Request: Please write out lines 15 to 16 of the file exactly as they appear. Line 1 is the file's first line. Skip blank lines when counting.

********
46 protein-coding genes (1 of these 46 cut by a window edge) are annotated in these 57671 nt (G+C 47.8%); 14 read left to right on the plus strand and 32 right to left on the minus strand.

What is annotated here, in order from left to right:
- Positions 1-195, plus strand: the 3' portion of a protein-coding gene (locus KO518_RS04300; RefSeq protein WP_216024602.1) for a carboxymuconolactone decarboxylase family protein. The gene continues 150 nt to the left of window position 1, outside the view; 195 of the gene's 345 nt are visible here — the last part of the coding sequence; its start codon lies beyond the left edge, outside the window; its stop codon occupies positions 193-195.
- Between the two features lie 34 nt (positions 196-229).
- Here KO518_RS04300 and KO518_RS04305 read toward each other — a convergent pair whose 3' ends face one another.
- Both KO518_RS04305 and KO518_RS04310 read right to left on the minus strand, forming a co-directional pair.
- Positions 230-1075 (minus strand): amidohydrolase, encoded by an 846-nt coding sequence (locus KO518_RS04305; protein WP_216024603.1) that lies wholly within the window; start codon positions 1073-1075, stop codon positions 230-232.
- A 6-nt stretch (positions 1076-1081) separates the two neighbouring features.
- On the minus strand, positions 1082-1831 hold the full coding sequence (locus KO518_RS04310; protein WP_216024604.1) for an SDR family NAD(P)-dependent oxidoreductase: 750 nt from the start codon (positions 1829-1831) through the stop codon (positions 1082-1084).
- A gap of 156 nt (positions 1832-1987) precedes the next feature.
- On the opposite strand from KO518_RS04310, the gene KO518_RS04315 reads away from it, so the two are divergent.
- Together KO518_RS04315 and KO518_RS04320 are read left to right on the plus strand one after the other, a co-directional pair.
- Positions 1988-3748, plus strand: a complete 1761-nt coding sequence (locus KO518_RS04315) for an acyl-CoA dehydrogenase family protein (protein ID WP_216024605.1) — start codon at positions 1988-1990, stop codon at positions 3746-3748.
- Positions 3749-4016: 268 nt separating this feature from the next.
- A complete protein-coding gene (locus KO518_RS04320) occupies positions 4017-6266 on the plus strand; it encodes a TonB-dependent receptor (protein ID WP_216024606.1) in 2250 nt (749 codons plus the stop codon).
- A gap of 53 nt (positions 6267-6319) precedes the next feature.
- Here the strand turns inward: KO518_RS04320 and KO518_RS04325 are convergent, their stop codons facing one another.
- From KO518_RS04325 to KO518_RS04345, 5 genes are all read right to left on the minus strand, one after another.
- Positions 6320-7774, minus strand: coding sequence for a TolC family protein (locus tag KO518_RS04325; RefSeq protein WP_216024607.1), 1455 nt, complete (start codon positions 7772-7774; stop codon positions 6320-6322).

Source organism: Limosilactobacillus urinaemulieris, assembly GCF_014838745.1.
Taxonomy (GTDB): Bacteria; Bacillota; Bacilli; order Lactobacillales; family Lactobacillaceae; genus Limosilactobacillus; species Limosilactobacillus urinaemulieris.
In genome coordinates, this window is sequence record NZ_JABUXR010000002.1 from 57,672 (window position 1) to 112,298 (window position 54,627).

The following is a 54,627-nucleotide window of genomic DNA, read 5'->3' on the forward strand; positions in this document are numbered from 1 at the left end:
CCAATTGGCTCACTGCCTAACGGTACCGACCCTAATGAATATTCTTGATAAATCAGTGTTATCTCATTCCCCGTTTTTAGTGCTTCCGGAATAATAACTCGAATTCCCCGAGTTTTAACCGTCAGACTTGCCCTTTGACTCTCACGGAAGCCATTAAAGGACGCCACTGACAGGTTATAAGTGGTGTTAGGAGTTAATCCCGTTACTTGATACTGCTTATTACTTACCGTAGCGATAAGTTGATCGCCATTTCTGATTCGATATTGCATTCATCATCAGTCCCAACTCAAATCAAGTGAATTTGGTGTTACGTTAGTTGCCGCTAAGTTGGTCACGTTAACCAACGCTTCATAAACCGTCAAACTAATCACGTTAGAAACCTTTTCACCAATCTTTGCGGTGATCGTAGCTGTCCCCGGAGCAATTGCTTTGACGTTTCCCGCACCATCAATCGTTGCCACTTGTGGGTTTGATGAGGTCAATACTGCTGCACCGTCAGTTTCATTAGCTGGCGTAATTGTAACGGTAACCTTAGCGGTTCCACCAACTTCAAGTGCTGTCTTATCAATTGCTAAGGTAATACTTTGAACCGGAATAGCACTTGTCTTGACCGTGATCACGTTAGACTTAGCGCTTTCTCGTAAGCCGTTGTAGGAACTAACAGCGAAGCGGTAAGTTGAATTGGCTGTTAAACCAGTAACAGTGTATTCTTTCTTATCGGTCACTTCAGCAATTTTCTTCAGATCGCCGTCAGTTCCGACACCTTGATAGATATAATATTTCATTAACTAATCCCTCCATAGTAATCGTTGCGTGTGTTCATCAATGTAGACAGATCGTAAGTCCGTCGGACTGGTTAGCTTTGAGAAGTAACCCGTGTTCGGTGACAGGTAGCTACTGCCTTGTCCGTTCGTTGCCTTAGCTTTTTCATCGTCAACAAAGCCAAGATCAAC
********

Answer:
- A complete protein-coding gene (locus KO518_RS04320) occupies positions 4017-6266 on the plus strand; it encodes a TonB-dependent receptor (protein ID WP_216024606.1) in 2250 nt (749 codons plus the stop codon).
- A gap of 53 nt (positions 6267-6319) precedes the next feature.